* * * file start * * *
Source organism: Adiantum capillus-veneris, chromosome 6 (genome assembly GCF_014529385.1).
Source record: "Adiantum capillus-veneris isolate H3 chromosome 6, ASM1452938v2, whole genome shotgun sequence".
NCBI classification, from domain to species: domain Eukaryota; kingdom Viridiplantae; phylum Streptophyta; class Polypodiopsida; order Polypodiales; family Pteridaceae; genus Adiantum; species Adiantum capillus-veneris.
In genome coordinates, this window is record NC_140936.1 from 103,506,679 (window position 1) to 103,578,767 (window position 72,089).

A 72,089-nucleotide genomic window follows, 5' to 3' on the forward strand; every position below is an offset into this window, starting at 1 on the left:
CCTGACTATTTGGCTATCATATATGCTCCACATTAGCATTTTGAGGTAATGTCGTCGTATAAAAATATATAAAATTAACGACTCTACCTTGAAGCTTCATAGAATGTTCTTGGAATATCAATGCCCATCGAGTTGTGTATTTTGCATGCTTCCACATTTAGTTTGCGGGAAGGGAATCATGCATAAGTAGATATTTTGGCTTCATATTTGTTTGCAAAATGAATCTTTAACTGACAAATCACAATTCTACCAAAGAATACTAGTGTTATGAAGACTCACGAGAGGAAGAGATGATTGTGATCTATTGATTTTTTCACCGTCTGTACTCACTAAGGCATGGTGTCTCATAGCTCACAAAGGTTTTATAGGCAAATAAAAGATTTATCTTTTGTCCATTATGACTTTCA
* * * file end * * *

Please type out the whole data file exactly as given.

Source organism: Adiantum capillus-veneris, chromosome 6 (genome assembly GCF_014529385.1).
Source record: "Adiantum capillus-veneris isolate H3 chromosome 6, ASM1452938v2, whole genome shotgun sequence".
NCBI classification, from domain to species: domain Eukaryota; kingdom Viridiplantae; phylum Streptophyta; class Polypodiopsida; order Polypodiales; family Pteridaceae; genus Adiantum; species Adiantum capillus-veneris.
In genome coordinates, this window is record NC_140936.1 from 103,506,679 (window position 1) to 103,578,767 (window position 72,089).

A 72,089-nucleotide genomic window follows, 5' to 3' on the forward strand; every position below is an offset into this window, starting at 1 on the left:
CCTGACTATTTGGCTATCATATATGCTCCACATTAGCATTTTGAGGTAATGTCGTCGTATAAAAATATATAAAATTAACGACTCTACCTTGAAGCTTCATAGAATGTTCTTGGAATATCAATGCCCATCGAGTTGTGTATTTTGCATGCTTCCACATTTAGTTTGCGGGAAGGGAATCATGCATAAGTAGATATTTTGGCTTCATATTTGTTTGCAAAATGAATCTTTAACTGACAAATCACAATTCTACCAAAGAATACTAGTGTTATGAAGACTCACGAGAGGAAGAGATGATTGTGATCTATTGATTTTTTCACCGTCTGTACTCACTAAGGCATGGTGTCTCATAGCTCACAAAGGTTTTATAGGCAAATAAAAGATTTATCTTTTGTCCATTATGACTTTCA